|Ebenezer Cobb Morley|
16 August 1831|
Kingston upon Hull, East Riding of Yorkshire, England
|Died||20 November 1924
|Resting place||Barnes, England|
|Parent(s)||Ebenezer Morley and Hannah Maria|
Morley was born at 10 Garden Square, Princess Street in Hull and lived in the city until he was 22. He moved to Barnes in 1858 forming the Barnes Club, a founding member of the FA, in 1862. In 1863, as captain of the Mortlake-based club, he wrote to Bell's Life newspaper proposing a governing body for the sport, that led to the first meeting at the Freemasons' Tavern, that created the FA.
He was the FA's first secretary (1863–1866) and its second president (1867–1874) and drafted the first Laws of the Game at his home in Barnes. This house, No 26 The Terrace, which had carried a blue plaque to Morley, collapsed "like a tower of cards" in November 2015 during building work.
A solicitor by profession, Morley was a keen oarsman, founding the Barnes and Mortlake Regatta for which he was also secretary (1862–1880). He served on Surrey County Council for Barnes (1903–1919) and was a Justice of the Peace. Morley is buried in Barnes Cemetery, a now abandoned graveyard on Barnes Common, Barnes. He had no children.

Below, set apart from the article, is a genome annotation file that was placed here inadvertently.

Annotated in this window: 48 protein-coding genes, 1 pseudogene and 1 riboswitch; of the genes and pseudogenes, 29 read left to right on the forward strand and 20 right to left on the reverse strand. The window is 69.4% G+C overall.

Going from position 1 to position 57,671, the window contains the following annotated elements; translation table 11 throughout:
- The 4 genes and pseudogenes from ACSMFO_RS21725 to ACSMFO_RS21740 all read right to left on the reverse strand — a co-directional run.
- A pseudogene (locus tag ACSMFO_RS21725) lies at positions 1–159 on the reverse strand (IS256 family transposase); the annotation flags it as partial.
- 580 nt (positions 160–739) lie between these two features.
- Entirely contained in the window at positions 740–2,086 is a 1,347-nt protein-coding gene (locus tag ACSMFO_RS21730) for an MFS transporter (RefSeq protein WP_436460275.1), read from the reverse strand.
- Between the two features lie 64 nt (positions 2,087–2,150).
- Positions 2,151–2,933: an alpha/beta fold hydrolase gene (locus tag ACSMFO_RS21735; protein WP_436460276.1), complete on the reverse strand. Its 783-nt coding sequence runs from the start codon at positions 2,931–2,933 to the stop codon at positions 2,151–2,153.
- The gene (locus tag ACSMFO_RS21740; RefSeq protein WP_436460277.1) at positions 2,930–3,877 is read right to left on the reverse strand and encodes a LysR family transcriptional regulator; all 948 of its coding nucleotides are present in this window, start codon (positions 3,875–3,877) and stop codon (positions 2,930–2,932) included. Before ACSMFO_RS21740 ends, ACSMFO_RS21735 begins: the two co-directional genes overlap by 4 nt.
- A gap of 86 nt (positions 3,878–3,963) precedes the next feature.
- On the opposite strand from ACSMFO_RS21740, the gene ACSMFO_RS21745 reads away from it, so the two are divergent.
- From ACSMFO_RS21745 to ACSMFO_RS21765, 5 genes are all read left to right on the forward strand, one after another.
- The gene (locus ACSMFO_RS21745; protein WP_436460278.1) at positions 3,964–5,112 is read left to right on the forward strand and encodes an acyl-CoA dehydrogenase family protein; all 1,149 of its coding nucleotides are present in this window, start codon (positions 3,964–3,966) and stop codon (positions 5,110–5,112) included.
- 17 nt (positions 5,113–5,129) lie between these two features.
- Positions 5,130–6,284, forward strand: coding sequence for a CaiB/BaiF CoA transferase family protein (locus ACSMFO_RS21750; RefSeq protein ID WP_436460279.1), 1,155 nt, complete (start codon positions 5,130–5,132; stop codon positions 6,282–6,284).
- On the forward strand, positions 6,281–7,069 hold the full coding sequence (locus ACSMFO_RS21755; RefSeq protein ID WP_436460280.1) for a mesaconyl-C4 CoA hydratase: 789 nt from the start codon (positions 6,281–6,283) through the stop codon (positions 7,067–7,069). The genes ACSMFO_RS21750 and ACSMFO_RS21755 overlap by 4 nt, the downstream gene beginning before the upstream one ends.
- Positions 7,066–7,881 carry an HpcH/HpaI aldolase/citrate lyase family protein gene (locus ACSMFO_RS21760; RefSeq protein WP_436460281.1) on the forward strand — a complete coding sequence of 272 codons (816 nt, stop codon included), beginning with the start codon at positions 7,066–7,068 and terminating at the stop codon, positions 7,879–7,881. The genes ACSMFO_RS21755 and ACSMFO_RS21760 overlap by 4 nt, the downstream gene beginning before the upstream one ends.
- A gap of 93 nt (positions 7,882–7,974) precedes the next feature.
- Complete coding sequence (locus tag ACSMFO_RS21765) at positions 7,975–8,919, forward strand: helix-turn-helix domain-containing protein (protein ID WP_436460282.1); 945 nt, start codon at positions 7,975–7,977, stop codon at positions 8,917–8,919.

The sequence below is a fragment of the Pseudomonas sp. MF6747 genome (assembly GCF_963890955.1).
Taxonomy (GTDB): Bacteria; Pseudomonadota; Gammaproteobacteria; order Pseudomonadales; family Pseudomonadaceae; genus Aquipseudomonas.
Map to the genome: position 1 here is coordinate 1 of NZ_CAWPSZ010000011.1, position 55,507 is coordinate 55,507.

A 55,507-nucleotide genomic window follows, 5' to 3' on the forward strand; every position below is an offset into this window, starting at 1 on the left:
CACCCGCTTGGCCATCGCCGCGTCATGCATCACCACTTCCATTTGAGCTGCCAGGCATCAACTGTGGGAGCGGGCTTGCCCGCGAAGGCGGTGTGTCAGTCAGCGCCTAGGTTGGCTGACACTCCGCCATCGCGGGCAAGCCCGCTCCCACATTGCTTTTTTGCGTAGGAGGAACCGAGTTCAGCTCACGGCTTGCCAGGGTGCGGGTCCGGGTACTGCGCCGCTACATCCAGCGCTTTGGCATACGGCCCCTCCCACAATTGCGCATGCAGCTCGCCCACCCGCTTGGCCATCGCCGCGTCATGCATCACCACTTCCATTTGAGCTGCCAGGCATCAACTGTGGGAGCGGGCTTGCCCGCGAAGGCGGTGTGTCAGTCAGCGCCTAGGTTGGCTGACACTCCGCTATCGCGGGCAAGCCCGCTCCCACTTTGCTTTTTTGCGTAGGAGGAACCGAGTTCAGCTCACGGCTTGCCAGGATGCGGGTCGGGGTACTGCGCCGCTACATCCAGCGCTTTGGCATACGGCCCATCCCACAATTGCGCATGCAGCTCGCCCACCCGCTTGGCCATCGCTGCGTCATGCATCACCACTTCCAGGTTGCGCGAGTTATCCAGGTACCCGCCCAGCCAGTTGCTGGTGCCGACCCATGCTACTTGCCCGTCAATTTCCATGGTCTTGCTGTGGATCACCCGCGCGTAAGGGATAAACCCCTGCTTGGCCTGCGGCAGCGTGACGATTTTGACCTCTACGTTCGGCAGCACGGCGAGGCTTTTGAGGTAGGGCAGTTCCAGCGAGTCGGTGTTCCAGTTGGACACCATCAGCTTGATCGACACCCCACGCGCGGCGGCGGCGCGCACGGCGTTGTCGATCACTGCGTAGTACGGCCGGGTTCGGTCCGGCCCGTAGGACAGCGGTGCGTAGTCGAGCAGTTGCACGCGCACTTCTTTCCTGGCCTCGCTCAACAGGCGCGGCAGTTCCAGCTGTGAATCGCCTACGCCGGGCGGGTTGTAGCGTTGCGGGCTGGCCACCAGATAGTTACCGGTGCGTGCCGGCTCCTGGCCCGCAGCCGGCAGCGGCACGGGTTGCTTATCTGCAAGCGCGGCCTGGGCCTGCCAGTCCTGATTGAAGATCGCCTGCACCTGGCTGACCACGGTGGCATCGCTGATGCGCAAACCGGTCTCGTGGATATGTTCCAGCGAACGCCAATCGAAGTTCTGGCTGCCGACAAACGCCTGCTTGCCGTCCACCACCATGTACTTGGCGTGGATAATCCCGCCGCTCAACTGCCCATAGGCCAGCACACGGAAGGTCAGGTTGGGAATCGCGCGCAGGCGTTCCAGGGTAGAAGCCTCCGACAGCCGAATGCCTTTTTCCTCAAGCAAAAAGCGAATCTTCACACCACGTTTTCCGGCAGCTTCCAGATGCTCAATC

- "Findings on Ebenezer Cobb Morley (1831-1924)". The FA.
- "Memorial to FA founder Ebenezer Cobb Morley". Hull Daily Mail. 6 February 2010. Retrieved 22 October 2013.
- Butler, Bryon (January 2009). "Morley, Ebenezer Cobb (1831–1924)". Oxford Dictionary of National Biography. Oxford University Press. Retrieved 9 August 2009.(subscription required)
- Marshall, Tom (26 November 2015). "House collapse in Barnes: Pop star Duffy's former London house caves in 'like tower of cards'". London Evening Standard. Retrieved 29 September 2016.
- Dyduch, Amy (14 May 2013). "Search for founding fathers of football proves fruitless". Richmond and Twickenham Times. Retrieved 29 September 2016.
- Rudd, Alyson (7 April 2008). "The father of football deserves much more". London: Times Online. Retrieved 1 May 2010.